The Social Message of The Church
Author: François-Xavier Nguyên Cardinal Van Thuân, President of the Pontifical Council Justice and Peace | Source: the Pontifical Council Justice and Peace | Source: Thesocialagenda
15. The social concern of the Church, aimed at the authentic development of man and society, which respects and promotes in all its dimensions the human person, has always been expressed in a very diverse way. One of the leading means of intervention has been, in recent times, the Magisterium of the Roman Pontiffs, who, from the encyclical Rerum Novarum of Leo XIII as a reference point, has frequently dealt with the issue, sometimes coinciding with the dates of publication of the various social documents with the anniversaries of that first document. The High Pontiffs have not ceased to illuminate with such interventions also new aspects of the Social doctrine of the Church. Therefore, from the invaluable contribution of Leo XIII, enriched by the successive contributions of the Magisterium, a renewed doctrinal "corpus" has been formed, which is articulated as the Church, in the fullness of the word revealed by Jesus Christ (Dei Verbum, N. 4) and through the assistance of the Holy Spirit (cf. Jn 14, 16, 26, 16, 13-15), reads the facts as they unfold in the course of history. It tries to guide in this way the men so that they themselves give an answer, with the help of the reason and of the human sciences, to their vocation of constructors responsible for the earthly society.
(Sollicitudo Rei Socialis, N. 1)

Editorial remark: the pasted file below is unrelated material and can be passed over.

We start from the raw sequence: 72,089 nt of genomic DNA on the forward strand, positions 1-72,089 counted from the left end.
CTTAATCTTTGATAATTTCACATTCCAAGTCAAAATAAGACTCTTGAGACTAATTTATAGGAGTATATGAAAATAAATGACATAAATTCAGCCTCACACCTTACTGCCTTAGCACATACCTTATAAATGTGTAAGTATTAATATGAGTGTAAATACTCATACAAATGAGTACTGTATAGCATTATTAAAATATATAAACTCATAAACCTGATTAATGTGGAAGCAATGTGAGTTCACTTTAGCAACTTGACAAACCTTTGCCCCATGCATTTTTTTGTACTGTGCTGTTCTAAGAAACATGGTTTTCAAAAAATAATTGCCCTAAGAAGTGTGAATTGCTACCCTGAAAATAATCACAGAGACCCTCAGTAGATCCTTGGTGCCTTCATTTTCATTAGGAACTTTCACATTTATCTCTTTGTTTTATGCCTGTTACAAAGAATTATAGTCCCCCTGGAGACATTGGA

16. In the middle of the perturbations and uncertainty of the present hour, the Church has a specific message to proclaim, has to provide support to men in their efforts to take in their hands and orient their future. From the time that the Rerum Novarum denounced clearly and categorically the scandal of the situation of the workers within the nascent industrial society, historical evolution has become aware, as testified by the Quadragesimo Anno and the Mater et Magistra of other dimensions and other applications of social justice. The recent ecumenical Council has tried, for its part, to make them manifest, particularly in the pastoral constitution Gaudium et Spes. We already continued these guidelines with our encyclical Populorum Progressio: "Today the most important fact, we said, that each one must realize, is that the social issue has acquired global proportions" (PP, N. 3). A renewed awareness of the demands of the evangelical message imposes on the Church the duty to put themselves at the service of men to help them understand all the dimensions of this serious problem and to convince them of the urgency of a solidarity action in this shift in the history of mankind. This duty, of which we have an alive conscience, obliges us today to propose some reflections and suggestions promoted by the breadth of the problems posed to the contemporary world.
(Octogesima Adveniens, N. 5)
17. "Christian revelation... leads us to a deeper understanding of the laws of social life" (GS, N. 23). The Church receives from the Gospel the full revelation of the truth of man. When it fulfils its mission of announcing the Gospel, it teaches man, in the name of Christ, his own dignity and his vocation to the communion of people; and it discovers the demands of justice and peace, according to divine wisdom.
(CIC, N. 2419)